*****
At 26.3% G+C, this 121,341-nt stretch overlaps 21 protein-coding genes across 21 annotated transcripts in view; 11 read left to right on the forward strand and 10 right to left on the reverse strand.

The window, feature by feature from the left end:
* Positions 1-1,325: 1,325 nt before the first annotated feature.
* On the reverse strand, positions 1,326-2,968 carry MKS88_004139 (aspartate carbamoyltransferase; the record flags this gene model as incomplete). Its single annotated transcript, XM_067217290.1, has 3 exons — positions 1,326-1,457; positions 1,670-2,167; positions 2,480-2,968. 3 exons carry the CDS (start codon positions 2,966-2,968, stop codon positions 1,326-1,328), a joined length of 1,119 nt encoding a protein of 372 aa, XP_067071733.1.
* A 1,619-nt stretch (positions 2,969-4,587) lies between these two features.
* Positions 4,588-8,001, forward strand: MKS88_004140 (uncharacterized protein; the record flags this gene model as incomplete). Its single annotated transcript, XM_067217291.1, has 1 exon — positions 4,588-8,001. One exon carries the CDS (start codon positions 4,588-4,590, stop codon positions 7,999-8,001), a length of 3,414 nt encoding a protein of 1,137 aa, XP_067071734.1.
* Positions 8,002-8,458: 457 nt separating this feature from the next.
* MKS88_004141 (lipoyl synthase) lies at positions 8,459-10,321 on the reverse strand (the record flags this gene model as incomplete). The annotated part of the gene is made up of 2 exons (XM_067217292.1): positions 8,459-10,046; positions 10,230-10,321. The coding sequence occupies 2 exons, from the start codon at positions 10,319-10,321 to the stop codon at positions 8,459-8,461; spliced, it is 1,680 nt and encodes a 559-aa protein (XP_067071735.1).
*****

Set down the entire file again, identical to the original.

At 26.3% G+C, this 121,341-nt stretch overlaps 21 protein-coding genes across 21 annotated transcripts in view; 11 read left to right on the forward strand and 10 right to left on the reverse strand.

The window, feature by feature from the left end:
* Positions 1-1,325: 1,325 nt before the first annotated feature.
* On the reverse strand, positions 1,326-2,968 carry MKS88_004139 (aspartate carbamoyltransferase; the record flags this gene model as incomplete). Its single annotated transcript, XM_067217290.1, has 3 exons — positions 1,326-1,457; positions 1,670-2,167; positions 2,480-2,968. 3 exons carry the CDS (start codon positions 2,966-2,968, stop codon positions 1,326-1,328), a joined length of 1,119 nt encoding a protein of 372 aa, XP_067071733.1.
* A 1,619-nt stretch (positions 2,969-4,587) lies between these two features.
* Positions 4,588-8,001, forward strand: MKS88_004140 (uncharacterized protein; the record flags this gene model as incomplete). Its single annotated transcript, XM_067217291.1, has 1 exon — positions 4,588-8,001. One exon carries the CDS (start codon positions 4,588-4,590, stop codon positions 7,999-8,001), a length of 3,414 nt encoding a protein of 1,137 aa, XP_067071734.1.
* Positions 8,002-8,458: 457 nt separating this feature from the next.
* MKS88_004141 (lipoyl synthase) lies at positions 8,459-10,321 on the reverse strand (the record flags this gene model as incomplete). The annotated part of the gene is made up of 2 exons (XM_067217292.1): positions 8,459-10,046; positions 10,230-10,321. The coding sequence occupies 2 exons, from the start codon at positions 10,319-10,321 to the stop codon at positions 8,459-8,461; spliced, it is 1,680 nt and encodes a 559-aa protein (XP_067071735.1).